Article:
In a joint statement, interior ministers from 11 European member states — including Germany, Poland, Spain, and the U.K. — expressed condemnation of the attacks, while stressing further cooperation between their law enforcement and intelligence agencies.

Members of the European Union, along with a delegation from the U.S. government — including outgoing Attorney General Eric Holder — adopted, among other sentiments, a resolution to create a partnership of major Internet providers to report and remove material associated with extremism.

“We are concerned at the increasingly frequent use of the Internet to fuel hatred and violence and signal our determination to ensure that the Internet is not abused to this end, while safeguarding that it remains, in scrupulous observance of fundamental freedoms, a forum for free expression, in full respect of the law,” the statement said.

The statement also said the Internet was a focal point in the “fight against radicalization,” and there was a need to strengthen resources across the region, including greater border surveillance.

WSJ Digits blog: France Pushes for Scrubbing Internet of Terrorism-Related Content

Anchor Leaves CNN After Paris Tweets


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NYT – The veteran CNN anchor Jim Clancy has left the network after a series of Twitter messages he wrote about the terrorist attack on the French satirical newspaper Charlie Hebdo that left 12 people dead.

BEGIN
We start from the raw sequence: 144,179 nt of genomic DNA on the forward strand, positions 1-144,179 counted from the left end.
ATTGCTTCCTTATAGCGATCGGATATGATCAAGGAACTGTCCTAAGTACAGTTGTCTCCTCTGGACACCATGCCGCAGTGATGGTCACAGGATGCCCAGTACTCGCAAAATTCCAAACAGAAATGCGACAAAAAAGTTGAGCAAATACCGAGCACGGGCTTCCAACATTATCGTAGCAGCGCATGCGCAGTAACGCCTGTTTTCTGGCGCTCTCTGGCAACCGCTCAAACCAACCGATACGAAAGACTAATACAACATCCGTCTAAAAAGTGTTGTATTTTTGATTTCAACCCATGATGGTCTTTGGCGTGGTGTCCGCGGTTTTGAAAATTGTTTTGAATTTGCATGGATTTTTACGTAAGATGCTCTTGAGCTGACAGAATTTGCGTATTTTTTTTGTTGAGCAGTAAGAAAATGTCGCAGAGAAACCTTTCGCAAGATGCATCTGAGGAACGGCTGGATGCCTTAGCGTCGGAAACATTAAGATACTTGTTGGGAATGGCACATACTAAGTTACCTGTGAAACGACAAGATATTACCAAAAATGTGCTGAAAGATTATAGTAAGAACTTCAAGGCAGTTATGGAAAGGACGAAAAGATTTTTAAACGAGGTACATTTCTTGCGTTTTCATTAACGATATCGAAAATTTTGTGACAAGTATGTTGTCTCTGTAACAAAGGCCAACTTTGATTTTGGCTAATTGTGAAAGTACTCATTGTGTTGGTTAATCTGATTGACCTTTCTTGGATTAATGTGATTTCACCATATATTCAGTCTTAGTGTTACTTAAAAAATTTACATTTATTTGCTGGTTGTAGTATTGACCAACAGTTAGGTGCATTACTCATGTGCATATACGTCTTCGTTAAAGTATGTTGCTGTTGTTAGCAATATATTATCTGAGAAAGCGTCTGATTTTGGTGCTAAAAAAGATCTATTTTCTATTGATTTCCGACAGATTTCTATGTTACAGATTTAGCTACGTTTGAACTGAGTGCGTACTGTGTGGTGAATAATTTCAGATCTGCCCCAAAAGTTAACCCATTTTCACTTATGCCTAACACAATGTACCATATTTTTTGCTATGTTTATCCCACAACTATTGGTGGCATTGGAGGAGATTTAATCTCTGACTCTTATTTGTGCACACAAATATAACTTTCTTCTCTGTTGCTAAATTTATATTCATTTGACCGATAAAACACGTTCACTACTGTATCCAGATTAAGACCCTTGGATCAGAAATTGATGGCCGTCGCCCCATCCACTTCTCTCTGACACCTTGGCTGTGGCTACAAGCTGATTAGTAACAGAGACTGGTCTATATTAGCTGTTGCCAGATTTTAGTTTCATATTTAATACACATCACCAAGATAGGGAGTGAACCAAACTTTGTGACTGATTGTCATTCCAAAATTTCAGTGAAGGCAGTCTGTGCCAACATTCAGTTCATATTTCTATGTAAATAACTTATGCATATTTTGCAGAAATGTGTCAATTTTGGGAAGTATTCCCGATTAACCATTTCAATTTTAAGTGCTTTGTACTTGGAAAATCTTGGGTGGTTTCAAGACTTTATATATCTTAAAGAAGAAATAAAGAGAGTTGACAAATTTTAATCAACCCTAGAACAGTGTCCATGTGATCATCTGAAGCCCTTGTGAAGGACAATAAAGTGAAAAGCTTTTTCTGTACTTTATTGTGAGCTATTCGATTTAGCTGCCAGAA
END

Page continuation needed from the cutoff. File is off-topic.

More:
In the tweets, which were sent on the day of the attack, Mr. Clancy wrote about the cartoons the paper had published depicting the Prophet Muhammad, but he then began criticizing supporters of Israel and sparring with other Twitter users. Mr. Clancy’s Twitter account has since been deleted, but the tweets were published on several websites, including Gawker, Twitchy and Mediaite.

France faces 19,000 cyberattacks since terror rampage

AP, By Jamey Keaten & Sylvie Corbet, January 15

Paris – Hackers have targeted about 19,000 French websites since a rampage by Islamic extremists left 20 dead last week, France’s cyberdefense official said Thursday, as the president tried to calm the nation’s inflamed religious tensions.

France is on edge since last week’s attacks, which began Jan. 7 at the offices of the satirical newspaper Charlie Hebdo. The paper, repeatedly threatened for its caricatures of the Muslim Prophet Muhammad, was burying several of its slain staff members Thursday.

[…]

“What’s new, what’s important, is that this is 19,000 sites — that’s never been seen before,” Coustilliere said. “This is the first time that a country has been faced with such a large wave of cyber-contestation.”

Coustilliere called the attacks a response to the massive demonstrations against terrorism that drew 3.7 million people into the streets Sunday across France. He pointed to “more or less structured groups” that used tactics like posting symbols of jihadist groups on companies’ Web sites.